TORONTO — All the buzz about the already short-staffed Winnipeg Jets heading into Saturday’s game at Air Canada Centre was about head coach Paul Maurice making Evander Kane a healthy scratch.
It turned out it didn’t matter a lick.
The Jets gave a strong, consistent performance and defeated the Toronto Maple Leafs — some would say easily — 4-2, at the same time damaging the Leafs’ playoff hopes in a big way.
Winnipeg was erased from the playoff conversation last Thursday. Toronto, now with only three road games left, still has hope but trails the Columbus Blue Jackets by a point, and the Jackets have two games in hand.
"That was the coach’s decision," Maurice said about Kane after the game. "You’ll get no rationale from me."
Maurice declined to clarify any further when asked again about the root of Kane’s absence from the lineup.
"That would be me expounding," the coach shot back.
He was then asked what Kane — who has scored just three goals since Maurice took over Jan. 12 —would have to do to get back into the lineup.
"Probably just come to the rink," the coach said.
That response left a lot of room to read between the lines.
Did he mean that Kane would just be back in for the next game, Monday at home vs. Minnesota? Or did he imply that Kane had failed to show up for some team function or meeting or appointment and should start doing so?
We don’t know, so stay tuned.
Jets captain Andrew Ladd was dead certain Saturday’s result was about how the Jets played, not how the Leafs were nervous and flat.
"Us," Ladd said after a two-assist, plus-two game.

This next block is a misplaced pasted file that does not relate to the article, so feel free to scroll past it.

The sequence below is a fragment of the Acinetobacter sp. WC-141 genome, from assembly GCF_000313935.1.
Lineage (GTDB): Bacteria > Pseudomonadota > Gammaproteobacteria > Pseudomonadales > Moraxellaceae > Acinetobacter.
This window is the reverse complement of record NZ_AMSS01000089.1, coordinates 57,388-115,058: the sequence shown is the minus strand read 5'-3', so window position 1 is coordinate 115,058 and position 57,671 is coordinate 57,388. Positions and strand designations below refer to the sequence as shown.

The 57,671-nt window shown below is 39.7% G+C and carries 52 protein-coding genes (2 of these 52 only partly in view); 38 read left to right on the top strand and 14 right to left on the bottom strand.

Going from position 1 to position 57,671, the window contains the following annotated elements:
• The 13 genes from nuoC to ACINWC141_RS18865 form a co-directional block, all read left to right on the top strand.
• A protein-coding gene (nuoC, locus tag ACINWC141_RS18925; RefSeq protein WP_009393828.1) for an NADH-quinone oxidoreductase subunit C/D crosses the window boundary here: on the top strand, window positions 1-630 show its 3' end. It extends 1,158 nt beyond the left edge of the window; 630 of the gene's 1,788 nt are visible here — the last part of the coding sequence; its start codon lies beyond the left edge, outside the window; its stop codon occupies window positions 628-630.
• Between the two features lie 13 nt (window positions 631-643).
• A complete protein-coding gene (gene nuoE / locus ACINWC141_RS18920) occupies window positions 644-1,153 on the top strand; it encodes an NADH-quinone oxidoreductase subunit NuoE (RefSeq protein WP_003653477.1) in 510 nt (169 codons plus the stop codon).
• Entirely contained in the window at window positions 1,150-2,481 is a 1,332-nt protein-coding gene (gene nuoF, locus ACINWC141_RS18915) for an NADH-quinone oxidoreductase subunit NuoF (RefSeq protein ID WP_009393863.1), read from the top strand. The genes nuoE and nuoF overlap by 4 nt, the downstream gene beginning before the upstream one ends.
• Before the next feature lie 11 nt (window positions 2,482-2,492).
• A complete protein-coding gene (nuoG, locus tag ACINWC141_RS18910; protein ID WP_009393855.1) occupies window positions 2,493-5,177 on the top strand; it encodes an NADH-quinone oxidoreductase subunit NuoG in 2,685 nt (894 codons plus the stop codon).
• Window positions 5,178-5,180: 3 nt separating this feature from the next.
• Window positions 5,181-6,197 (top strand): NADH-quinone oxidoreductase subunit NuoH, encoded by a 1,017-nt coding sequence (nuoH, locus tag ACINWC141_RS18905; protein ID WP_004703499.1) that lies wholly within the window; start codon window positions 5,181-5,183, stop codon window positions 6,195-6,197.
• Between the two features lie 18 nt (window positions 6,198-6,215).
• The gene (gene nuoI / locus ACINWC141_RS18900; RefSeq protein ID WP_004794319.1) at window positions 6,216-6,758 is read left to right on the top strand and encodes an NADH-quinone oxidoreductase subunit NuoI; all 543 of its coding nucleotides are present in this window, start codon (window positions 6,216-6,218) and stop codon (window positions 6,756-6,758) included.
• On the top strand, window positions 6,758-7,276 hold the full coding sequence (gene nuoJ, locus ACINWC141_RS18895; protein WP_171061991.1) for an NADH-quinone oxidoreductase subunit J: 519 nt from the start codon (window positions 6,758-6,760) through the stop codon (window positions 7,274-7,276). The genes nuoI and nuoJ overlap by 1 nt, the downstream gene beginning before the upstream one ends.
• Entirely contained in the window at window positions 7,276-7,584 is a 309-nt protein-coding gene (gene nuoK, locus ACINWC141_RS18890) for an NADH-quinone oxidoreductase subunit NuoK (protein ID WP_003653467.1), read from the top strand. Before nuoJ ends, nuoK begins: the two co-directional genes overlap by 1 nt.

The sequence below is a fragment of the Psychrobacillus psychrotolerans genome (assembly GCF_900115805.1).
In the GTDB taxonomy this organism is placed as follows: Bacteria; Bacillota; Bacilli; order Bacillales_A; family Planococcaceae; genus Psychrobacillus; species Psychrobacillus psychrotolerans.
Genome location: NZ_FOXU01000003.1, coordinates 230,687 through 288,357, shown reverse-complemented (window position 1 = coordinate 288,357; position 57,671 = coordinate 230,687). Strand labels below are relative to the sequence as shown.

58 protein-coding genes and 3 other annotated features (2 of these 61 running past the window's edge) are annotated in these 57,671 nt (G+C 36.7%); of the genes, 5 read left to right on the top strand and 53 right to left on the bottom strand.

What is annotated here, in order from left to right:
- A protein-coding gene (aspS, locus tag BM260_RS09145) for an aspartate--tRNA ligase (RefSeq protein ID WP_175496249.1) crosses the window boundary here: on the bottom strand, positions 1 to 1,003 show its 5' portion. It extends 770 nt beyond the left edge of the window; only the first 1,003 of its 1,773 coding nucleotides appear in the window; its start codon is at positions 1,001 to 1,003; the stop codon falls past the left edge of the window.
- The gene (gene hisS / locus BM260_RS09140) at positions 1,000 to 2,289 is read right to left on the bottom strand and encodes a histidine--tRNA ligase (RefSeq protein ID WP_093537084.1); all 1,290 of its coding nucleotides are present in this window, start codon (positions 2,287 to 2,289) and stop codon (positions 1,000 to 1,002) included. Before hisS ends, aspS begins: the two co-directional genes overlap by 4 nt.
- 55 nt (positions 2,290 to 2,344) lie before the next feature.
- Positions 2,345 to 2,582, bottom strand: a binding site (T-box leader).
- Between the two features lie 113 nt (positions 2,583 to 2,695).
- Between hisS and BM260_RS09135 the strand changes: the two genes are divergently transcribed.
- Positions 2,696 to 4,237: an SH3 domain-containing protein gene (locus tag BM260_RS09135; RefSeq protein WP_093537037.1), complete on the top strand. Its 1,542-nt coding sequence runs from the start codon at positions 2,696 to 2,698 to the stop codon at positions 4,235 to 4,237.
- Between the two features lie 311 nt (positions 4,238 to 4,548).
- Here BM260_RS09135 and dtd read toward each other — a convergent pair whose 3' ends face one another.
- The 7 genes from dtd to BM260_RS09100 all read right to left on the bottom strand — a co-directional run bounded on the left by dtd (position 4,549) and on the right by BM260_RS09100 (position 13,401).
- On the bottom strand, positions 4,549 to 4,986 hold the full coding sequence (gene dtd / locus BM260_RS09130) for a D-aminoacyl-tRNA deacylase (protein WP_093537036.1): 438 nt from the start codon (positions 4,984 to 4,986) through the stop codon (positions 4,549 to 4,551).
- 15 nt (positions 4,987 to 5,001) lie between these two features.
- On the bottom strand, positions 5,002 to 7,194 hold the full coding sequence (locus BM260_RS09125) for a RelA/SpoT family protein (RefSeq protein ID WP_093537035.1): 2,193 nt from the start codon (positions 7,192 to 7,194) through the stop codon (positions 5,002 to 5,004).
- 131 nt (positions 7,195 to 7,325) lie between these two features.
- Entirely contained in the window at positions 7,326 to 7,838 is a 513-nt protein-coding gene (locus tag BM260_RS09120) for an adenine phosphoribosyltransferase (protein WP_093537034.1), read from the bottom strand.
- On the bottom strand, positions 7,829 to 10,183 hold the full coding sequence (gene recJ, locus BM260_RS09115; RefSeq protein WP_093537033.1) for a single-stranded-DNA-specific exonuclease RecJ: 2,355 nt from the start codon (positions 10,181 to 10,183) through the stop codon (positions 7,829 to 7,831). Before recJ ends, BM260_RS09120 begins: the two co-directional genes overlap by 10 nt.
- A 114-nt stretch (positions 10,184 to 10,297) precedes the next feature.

No argument from Maurice.
"They believed what they were talking about," the coach said. "It wasn’t a speech from the coach that got them back up. They sat down and decided what was important to them in the final four games.
"I’m really proud of them and I’m hopeful. Those are the things I’ve liked most about this team since I’ve been here. They’ve got a lot of compete and they really do care and I think that’s the best sign we have."
Jets defenceman Toby Enstrom fired the eventual game-winner on the power play at 17:02 of the second. The advantage was gained with a monster couple of shifts in the Leafs’ zone that led to Paul Ranger pulling down Adam Pardy.
"It’s kind of contagious when you’re forechecking like that," Ladd said. "The bench gets energized and you just want to keep it going. That second period was big in terms of maybe draining any momentum they had."
Maurice said the second was the payoff.
"For me, we didn’t come off our first period," Maurice said. "We just stayed on the puck. The big shift on the penalty and the power-play goal was the payoff for some of the stuff we’d been doing."
Leafs coach Randy Carlyle was miffed about his team’s poor execution and seeming paralysis in situations in such a big game on Saturday, especially in that the Leafs were fairly strong in beating Calgary and Boston earlier in the week.
"It seemed to grasp us; probably the second period was probably where the indication (was)," Carlyle said. "But I think it started with the end of the first where we give up a goal (Jacob Trouba’s) with (three) seconds left. We had a fortunate bounce on a power play to give us a 2-1 lead — I think the Kadri goal you’d have to say it was a fortunate bounce that went our way. We just seemed like we were a flat hockey club from that point. We chased the game. And we didn’t seem to have any energy as a group. That’s the way I saw it."